No. 5 Wisconsin an insurmountable challenge for Indiana
MADISON, Wis. -- The entry pass to Frank Kaminsky came from atop the key, and immediately, Indiana's defense found itself in substantial trouble. Pick a sequence, really, and the result Tuesday night would've been the same. Lob to one of Wisconsin's big men, turn to face a couple undersized forwards desperately clinging on, soar in for a dunk.
But if you're looking for a moment that best encapsulated No. 5 Wisconsin's 92-78 destruction of Indiana at the Kohl Center, this was as good of an example as any. Here was Kaminsky, the Badgers' 7-foot national player of the year candidate, sealing inside to collect a pass that knocked 6-7 Indiana forward Collin Hartman to the ground. All that stood between Kaminsky and the basket was the Hoosiers' 6-foot point guard Yogi Ferrell, the second component of a fruitless post double team.
You can guess what happened next.
Kaminsky lowered himself, knocked Ferrell away like a gnat and converted an easy left-handed layup for a 28-23 Wisconsin lead. And it was merely one bucket in the paint among a slew of many more for the Badgers, who demonstrated their tremendous size advantage all night.
"I think we did really well," Kaminsky said. "Most of our offense ran through the post tonight. We knew we had a size advantage, and we knew we had to take advantage of it. I think we did a good job feeding the post. We went a little bit away from it for a while, but once we got back into it, it was pretty good."
Wisconsin (20-2, 8-1 in Big Ten play) scored 40 points in the paint, which marked its third-highest total this season. And the Badgers' frontcourt starting trio of Kaminsky, Nigel Hayes and Sam Dekker combined to shoot 19 of 24 from the field (79.1 percent) -- something Badgers coach Bo Ryan was sure to point out following the game.
Kaminsky paired with Hayes to covert 10 of 10 first-half field goal attempts -- most of which occurred inside -- and combine for 25 of Wisconsin's first 34 points. Both players reached double figures in scoring within the first 15 minutes on an assortment of layups and dunks.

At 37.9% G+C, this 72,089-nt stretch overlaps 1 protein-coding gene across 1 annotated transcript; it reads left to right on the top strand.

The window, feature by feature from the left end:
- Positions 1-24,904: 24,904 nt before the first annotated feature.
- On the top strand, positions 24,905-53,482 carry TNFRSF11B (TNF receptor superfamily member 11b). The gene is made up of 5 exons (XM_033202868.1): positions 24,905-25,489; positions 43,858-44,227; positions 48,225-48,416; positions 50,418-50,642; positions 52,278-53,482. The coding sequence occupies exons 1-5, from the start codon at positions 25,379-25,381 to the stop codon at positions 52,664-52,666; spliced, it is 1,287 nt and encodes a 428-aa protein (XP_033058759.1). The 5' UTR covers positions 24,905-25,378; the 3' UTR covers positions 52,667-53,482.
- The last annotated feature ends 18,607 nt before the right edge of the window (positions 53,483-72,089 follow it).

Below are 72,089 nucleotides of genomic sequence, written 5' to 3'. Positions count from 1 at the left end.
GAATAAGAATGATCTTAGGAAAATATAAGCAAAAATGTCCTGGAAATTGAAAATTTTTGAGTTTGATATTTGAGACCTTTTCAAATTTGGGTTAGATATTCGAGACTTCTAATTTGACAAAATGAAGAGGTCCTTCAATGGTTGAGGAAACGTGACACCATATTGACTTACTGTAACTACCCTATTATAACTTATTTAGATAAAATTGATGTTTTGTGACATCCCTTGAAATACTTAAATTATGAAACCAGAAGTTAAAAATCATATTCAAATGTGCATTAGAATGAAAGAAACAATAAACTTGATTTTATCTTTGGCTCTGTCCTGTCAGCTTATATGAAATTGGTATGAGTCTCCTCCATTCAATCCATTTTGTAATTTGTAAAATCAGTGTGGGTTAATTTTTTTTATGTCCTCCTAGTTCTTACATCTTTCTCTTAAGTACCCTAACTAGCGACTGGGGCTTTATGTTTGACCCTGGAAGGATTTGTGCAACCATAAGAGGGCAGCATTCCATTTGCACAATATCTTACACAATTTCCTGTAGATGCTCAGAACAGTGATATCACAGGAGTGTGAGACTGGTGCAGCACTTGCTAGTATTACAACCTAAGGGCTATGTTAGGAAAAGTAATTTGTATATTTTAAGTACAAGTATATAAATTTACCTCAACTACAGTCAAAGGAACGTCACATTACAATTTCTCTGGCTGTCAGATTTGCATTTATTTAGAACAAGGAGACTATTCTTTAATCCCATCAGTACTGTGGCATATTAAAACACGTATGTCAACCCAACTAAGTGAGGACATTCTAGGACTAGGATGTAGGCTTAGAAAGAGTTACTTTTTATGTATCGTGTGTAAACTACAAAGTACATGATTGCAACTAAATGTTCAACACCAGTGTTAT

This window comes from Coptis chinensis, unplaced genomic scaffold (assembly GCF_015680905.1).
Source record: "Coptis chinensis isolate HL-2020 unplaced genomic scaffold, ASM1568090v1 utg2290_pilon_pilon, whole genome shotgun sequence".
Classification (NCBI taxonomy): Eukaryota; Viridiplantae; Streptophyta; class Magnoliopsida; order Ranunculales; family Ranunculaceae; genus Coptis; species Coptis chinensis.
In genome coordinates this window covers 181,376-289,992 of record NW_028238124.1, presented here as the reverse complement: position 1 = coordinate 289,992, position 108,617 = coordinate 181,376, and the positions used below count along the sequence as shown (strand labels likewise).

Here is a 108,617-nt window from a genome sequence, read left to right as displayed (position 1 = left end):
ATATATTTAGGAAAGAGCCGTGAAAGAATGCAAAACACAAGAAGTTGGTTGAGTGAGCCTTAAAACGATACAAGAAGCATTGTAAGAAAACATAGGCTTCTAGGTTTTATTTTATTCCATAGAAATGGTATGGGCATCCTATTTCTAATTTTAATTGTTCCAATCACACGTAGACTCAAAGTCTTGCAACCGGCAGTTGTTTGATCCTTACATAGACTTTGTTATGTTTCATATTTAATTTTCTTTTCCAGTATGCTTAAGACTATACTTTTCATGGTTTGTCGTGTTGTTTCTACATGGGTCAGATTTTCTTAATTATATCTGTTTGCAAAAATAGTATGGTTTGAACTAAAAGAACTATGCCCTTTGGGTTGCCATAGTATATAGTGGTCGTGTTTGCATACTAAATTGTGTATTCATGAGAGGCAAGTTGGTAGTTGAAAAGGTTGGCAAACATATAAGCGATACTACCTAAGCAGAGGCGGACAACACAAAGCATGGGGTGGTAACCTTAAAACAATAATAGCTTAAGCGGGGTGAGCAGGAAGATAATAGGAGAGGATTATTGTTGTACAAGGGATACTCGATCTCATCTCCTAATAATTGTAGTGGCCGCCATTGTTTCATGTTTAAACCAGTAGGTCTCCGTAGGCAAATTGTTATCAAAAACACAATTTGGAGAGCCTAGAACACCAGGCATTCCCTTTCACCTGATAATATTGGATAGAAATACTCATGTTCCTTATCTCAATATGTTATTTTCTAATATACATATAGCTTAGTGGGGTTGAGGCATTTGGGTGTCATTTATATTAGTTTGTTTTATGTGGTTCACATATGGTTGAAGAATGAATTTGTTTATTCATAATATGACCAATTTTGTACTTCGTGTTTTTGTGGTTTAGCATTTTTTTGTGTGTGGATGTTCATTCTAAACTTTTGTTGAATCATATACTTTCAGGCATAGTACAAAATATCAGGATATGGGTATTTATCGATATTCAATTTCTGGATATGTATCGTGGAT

"I thought our guys made some tough shots inside," Ryan said. "And we had to have that because we knew they were going to hit some 3s. We made our run in the second half, they made their run. I was kind of glad ours was first."
Wisconsin's superior height against Indiana's quickness and scoring ability was a common theme entering the week. UW's starting frontline of Kaminsky, Dekker and Hayes went 7-foot, 6-9 and 6-8. Even the Badgers' bench consisted of 6-10 forward Duje Dukan and 6-8 forward Vitto Brown. Indiana, meanwhile, started two 6-7 forwards: Troy Williams and Hartman. The next-tallest player in the starting lineup was 6-4 guard Nick Zeisloft. It didn't help Indiana's cause that talented 6-4 freshman guard James Blackmon Jr. did not play because of an ankle injury.
When Hayes and Kaminsky scored three buckets in the paint within the first 90 seconds, it figured to be a long night for Indiana (16-7, 6-4). Neither player missed until Kaminsky's drive to the rim came up short with 13:56 remaining in the second half. To that point, the pair had combined to make their first 11 field-goal attempts.
"You cannot let a very good team like Wisconsin play at the comfort level throughout the game," Indiana coach Tom Crean said. "We needed to make it probably a tougher game on the ball. Certainly their size is their size and our size is our size. But man, zone, combination defense, whatever it was, we needed to do a better job of pressuring the ball and making it tougher for the ball to get inside, and we didn't do as good a job of that. And then they took advantage of us."
The only quasi negative to emerge for Wisconsin was Indiana trimming a 32-point deficit to 12 on Ferrell's three-point play with 3:17 remaining in the game. During one stretch, Indiana scored 30 points on 13 possessions, including 3-pointers from Ziesloft, Robert Johnson, Hartman and Ferrell. But the Hoosiers ran out of steam -- and time -- on any type of historic comeback.
"We might have stepped off the gas a little bit and kind of relaxed, and they took advantage of it," Kaminsky said. "But we were able to give ourselves (such) a huge cushion that whatever they did would've been really hard to come back from."
Kaminsky scored 23 points and led five Badgers in double figures. He was joined by Hayes (16 points), Bronson Koenig (15 points), Dekker (14 points) and Josh Gasser (11 points). Guard Zak Showalter added a career-high nine points on three separate three-point plays.
"I've kind of been waiting for this," Showalter said. "I just kind of bring energy like I always do. Frank and Nigel seemed to be open every time I touched the ball, so just trying to get it to those guys. It felt good to be out there."
The same surely could be said for the rest of Wisconsin's team, which cruises into the halfway point of Big Ten play with a two-game lead and a conference title in sight.
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